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Is a Storm of Opposition to Bill C-71 Raining Down on the Rural Liberal Caucus?

In February, rural Liberal caucus members expressed displeasure at the lack of consultation over firearm legislation during a national caucus meeting. One news outlet reported that T.J. Harvey, M.P. and chair of the National Liberal Rural Caucus, was soundly rebuked by the Prime Minister for raising the concern. 

Mr. Harvey was doing his job. The role of the National Liberal Rural Caucus Chair is to advise the Prime Minister and his office on issues of concern or high importance.

Coincidentally, two weeks after Bill C-71 was introduced, Harvey’s one-year term as chair expired. The position remained vacant until late April, when it was finally filled by M.P. Marc Serré. Serré has not responded to our requests for information about his new role.

“Our country does not have a gun problem,” said Mike Bossio M.P., former chair of the National Liberal Rural Caucus, speaking to members of the Bancroft District Fish and Game Protective Association on April 9, 2018. 

Bossio, who won his riding by just 225 votes (less than 0.5%) in 2015, will propose amendments to Bill C-71 to make it more palatable. This is surprising, given T.J. Harvey’s smack down for suggesting rural MPs be consulted over firearm legislation. 

“Yes, he is adding amendments. He’s taken a lot of constituent feedback because, well, it’s very important to do. And we’ve received a lot of very good critiques and suggestions on the bill because we know how important it is,” said Landon Wilcox, Bossio’s Parliament Hill assistant.

Wilcox also confirmed the proposed amendments were those contained in a letter posted to an online forum.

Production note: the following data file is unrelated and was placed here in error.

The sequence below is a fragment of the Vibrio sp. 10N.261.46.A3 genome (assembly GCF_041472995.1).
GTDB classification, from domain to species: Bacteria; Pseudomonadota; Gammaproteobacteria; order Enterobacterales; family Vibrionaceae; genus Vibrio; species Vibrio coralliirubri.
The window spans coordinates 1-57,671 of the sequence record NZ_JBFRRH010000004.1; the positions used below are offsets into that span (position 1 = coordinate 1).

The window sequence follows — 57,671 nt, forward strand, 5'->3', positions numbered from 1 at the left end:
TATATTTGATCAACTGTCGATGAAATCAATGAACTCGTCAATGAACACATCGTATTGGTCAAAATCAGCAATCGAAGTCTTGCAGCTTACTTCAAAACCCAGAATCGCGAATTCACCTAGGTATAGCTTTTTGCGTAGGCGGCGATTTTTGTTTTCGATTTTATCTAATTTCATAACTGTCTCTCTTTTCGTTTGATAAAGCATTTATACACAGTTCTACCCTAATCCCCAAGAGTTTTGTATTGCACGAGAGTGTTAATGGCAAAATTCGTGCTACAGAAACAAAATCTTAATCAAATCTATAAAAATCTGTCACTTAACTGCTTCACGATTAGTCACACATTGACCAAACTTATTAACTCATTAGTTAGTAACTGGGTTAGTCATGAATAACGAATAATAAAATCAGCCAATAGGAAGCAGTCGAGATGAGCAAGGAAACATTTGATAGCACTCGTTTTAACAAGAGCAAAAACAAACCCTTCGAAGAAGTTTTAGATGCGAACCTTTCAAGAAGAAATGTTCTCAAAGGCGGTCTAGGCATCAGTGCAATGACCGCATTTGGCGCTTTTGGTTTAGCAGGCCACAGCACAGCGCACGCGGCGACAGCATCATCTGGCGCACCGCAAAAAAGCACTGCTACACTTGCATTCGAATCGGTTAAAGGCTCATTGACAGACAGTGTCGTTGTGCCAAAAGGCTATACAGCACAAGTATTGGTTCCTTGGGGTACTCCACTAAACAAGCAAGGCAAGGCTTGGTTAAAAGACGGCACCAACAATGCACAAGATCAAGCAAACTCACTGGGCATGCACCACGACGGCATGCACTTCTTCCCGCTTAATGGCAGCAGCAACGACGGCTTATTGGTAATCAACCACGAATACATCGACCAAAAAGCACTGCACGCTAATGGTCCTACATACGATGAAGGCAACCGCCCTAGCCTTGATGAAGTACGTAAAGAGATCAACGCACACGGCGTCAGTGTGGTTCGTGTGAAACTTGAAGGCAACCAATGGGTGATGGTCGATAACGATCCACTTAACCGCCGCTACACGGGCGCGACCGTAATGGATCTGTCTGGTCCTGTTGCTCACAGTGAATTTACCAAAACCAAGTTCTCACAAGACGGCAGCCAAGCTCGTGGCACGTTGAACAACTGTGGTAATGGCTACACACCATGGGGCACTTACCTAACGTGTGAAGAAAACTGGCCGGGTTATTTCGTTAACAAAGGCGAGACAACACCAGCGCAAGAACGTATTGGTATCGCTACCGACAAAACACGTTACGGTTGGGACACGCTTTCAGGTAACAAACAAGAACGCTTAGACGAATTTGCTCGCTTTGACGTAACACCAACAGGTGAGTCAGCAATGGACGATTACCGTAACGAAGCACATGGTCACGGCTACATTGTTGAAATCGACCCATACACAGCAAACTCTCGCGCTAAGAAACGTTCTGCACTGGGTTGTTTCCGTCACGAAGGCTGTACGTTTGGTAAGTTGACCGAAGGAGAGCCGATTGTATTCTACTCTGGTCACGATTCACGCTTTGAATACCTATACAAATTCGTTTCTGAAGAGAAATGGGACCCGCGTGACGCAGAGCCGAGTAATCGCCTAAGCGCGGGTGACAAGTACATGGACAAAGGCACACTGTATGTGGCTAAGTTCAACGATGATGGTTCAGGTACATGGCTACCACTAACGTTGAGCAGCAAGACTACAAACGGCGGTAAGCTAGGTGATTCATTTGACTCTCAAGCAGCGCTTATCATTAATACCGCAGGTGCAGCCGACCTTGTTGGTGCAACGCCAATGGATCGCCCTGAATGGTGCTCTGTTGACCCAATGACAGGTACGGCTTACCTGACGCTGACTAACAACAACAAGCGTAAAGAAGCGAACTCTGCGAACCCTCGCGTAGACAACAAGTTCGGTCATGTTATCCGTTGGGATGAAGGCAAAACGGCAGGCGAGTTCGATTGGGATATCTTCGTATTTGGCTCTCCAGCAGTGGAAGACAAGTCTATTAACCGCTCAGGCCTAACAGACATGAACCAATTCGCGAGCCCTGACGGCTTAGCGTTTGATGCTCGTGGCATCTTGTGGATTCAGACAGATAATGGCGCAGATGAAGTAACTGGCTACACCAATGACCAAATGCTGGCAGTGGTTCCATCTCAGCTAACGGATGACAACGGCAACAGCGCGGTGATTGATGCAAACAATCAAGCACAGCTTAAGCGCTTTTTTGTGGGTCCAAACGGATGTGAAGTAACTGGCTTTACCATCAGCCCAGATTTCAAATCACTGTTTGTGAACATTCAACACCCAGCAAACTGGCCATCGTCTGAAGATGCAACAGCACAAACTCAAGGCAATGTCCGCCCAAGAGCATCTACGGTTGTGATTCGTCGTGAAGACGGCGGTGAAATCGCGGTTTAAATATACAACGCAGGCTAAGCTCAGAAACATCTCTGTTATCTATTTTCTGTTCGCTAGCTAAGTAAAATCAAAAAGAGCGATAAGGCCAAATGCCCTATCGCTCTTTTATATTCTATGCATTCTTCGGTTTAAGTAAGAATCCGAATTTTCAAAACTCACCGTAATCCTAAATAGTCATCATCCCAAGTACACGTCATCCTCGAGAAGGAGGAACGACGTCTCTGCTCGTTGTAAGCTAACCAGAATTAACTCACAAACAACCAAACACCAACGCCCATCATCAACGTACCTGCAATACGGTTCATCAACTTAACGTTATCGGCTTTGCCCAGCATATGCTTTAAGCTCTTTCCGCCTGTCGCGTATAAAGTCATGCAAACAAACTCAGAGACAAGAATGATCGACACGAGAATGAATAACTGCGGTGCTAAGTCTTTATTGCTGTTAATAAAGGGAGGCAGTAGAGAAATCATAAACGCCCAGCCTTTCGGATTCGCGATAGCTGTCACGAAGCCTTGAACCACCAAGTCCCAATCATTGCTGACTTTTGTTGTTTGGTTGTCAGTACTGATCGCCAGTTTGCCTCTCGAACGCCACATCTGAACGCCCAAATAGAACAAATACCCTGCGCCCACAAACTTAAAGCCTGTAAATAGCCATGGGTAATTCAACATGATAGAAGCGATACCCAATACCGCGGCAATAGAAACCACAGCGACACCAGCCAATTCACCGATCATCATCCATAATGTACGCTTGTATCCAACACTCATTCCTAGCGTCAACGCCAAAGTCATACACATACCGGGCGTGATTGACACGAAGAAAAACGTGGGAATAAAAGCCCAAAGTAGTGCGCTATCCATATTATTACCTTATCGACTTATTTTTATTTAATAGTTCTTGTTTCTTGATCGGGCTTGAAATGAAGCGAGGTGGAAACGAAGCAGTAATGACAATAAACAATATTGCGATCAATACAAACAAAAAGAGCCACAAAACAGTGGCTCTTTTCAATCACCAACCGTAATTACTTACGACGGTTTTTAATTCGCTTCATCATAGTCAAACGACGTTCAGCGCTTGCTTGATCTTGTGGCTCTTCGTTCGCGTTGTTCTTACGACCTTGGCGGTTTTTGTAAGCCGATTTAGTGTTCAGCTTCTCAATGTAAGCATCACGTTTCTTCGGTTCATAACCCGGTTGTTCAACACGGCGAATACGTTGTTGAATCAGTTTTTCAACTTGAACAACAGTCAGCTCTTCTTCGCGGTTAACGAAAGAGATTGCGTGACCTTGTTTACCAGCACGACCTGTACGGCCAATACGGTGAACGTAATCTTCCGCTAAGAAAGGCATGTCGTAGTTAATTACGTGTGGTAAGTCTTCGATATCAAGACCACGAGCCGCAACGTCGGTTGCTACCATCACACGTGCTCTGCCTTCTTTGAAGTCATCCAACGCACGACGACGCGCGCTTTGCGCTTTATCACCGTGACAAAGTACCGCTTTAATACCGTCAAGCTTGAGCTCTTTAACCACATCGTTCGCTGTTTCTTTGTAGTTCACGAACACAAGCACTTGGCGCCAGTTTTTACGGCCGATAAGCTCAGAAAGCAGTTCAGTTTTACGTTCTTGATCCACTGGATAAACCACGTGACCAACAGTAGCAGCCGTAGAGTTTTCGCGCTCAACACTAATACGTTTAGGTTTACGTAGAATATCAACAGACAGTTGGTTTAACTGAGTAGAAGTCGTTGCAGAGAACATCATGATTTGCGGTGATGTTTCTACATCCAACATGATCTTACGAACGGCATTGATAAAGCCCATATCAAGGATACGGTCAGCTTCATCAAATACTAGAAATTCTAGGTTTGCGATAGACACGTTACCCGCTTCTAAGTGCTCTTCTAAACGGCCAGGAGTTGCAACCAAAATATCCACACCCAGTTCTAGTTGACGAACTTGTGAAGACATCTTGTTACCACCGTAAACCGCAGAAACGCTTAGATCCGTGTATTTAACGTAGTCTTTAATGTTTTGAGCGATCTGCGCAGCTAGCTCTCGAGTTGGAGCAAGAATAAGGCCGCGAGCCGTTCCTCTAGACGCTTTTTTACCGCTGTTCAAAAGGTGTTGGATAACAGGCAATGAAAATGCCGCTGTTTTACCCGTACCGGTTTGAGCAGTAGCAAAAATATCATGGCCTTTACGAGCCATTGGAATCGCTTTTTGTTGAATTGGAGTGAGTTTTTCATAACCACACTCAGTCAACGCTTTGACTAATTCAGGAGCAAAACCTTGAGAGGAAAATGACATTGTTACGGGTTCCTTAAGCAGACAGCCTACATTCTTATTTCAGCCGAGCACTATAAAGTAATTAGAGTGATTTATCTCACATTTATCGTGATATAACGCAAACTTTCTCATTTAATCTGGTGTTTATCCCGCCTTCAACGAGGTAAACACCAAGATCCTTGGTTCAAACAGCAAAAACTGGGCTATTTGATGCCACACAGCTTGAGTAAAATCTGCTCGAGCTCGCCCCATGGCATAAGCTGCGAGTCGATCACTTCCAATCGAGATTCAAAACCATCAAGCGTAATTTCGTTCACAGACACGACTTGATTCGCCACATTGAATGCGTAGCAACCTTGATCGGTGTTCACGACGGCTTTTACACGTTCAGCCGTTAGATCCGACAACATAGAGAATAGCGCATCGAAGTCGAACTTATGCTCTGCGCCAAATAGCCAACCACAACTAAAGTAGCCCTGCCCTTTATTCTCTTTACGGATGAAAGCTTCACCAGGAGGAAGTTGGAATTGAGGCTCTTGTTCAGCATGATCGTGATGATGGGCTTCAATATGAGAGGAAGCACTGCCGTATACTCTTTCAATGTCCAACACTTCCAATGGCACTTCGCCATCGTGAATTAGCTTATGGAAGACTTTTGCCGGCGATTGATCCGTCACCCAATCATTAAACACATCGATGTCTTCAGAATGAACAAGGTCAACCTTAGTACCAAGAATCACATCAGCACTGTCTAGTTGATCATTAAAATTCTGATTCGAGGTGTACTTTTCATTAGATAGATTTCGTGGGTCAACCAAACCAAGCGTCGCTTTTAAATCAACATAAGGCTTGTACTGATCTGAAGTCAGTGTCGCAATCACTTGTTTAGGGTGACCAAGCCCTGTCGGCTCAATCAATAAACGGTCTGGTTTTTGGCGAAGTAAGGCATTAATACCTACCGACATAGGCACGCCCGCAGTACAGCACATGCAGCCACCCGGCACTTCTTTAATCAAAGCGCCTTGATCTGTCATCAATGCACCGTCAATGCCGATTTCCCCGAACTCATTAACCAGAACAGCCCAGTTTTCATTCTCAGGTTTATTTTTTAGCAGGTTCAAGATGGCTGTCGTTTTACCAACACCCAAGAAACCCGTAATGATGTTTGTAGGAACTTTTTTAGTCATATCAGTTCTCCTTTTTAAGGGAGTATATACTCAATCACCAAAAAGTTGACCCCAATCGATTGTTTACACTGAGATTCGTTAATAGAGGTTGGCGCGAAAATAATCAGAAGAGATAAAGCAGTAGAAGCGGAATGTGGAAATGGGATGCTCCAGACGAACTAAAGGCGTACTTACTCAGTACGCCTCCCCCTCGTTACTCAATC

“In order to represent what I have heard from constituents, I will personally be presenting amendments to this bill in the Public Safety committee that encompass the two items that I have had the most feedback on in my consultations and in emails. They are:

  1. There should be a system in place to appeal RCMP firearm classifications.
  2. In addition to travelling to a gun range, the ATT should also include travel to a gunsmith.”

Taken on its own, each piece of the puzzle means little. Taken as a whole, it suggests the Liberal caucus is feeling the heat as opposition to Bill C-71 rises across the nation.

We urge you to keep up the pressure on the Minister of Public Safety and the National Liberal Rural Caucus. 

It’s working.

Full contact information for chair Marc Serré, M.P., vice-chairs Bernadette Jordan, M.P., and Richard Hébert, M.P., and email addresses for all MPs elected by less than 5% of the popular vote are located at:

Use this resource to express your concerns about Bill C-71 today.



January 2016, Mike Bossio is named chair of the National Liberal Rural Caucus.

On April 10, 2017, T.J. Harvey is elected chair of the National Liberal Rural Caucus.

On March 12, 2018,  The Hill Times said T.J. Harvey expressed concern over the lack of meaningful consultation over the government’s upcoming firearm legislation, now known as  Bill C-71.

On March 20, 2018, Public Safety Minister Ralph Goodale introduced Bill C-71,  The Firearm Owners Harassment Act , in Parliament. C-71 is currently before the House of Commons Standing Committee on Public Safety and National Security (SECU).

On April 11, 2018, T.J. Harvey’s term as chair expired.

On or about April 30, 2018, Marc Serré was acclaimed chair of the Liberal Rural Caucus that, as of this time last year, had 54 members. 

Marc Serré did not issue a press release announcing his new role, preferring instead to post a photo to his Facebook feed on May 1, 2018, with this statement:

“I am honoured and grateful for this opportunity and I would like to thank my colleagues for entrusting me with this position.”

This is unusual only in that it breaks with the tradition of past chairs, that both issued press releases to announce their new responsibility.




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